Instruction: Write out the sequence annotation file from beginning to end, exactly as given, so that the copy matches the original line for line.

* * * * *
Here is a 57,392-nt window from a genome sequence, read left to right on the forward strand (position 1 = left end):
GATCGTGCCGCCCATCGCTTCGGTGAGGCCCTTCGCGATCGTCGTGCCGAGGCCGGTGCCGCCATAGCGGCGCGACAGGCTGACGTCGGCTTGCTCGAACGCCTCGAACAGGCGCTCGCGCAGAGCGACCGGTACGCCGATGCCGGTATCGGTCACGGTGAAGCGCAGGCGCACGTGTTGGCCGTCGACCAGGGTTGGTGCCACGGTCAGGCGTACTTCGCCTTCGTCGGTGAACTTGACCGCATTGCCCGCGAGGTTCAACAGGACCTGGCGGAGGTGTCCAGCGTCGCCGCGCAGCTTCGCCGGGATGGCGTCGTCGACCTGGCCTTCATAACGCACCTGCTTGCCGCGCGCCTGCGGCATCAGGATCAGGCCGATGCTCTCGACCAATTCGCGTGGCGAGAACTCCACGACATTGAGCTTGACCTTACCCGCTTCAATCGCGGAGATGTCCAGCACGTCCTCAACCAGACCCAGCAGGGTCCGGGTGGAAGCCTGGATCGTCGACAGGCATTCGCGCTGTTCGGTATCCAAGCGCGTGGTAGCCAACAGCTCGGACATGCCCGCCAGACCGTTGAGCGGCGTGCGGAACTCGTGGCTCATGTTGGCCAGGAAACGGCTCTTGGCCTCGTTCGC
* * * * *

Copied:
Here is a 57,392-nt window from a genome sequence, read left to right on the forward strand (position 1 = left end):
GATCGTGCCGCCCATCGCTTCGGTGAGGCCCTTCGCGATCGTCGTGCCGAGGCCGGTGCCGCCATAGCGGCGCGACAGGCTGACGTCGGCTTGCTCGAACGCCTCGAACAGGCGCTCGCGCAGAGCGACCGGTACGCCGATGCCGGTATCGGTCACGGTGAAGCGCAGGCGCACGTGTTGGCCGTCGACCAGGGTTGGTGCCACGGTCAGGCGTACTTCGCCTTCGTCGGTGAACTTGACCGCATTGCCCGCGAGGTTCAACAGGACCTGGCGGAGGTGTCCAGCGTCGCCGCGCAGCTTCGCCGGGATGGCGTCGTCGACCTGGCCTTCATAACGCACCTGCTTGCCGCGCGCCTGCGGCATCAGGATCAGGCCGATGCTCTCGACCAATTCGCGTGGCGAGAACTCCACGACATTGAGCTTGACCTTACCCGCTTCAATCGCGGAGATGTCCAGCACGTCCTCAACCAGACCCAGCAGGGTCCGGGTGGAAGCCTGGATCGTCGACAGGCATTCGCGCTGTTCGGTATCCAAGCGCGTGGTAGCCAACAGCTCGGACATGCCCGCCAGACCGTTGAGCGGCGTGCGGAACTCGTGGCTCATGTTGGCCAGGAAACGGCTCTTGGCCTCGTTCGC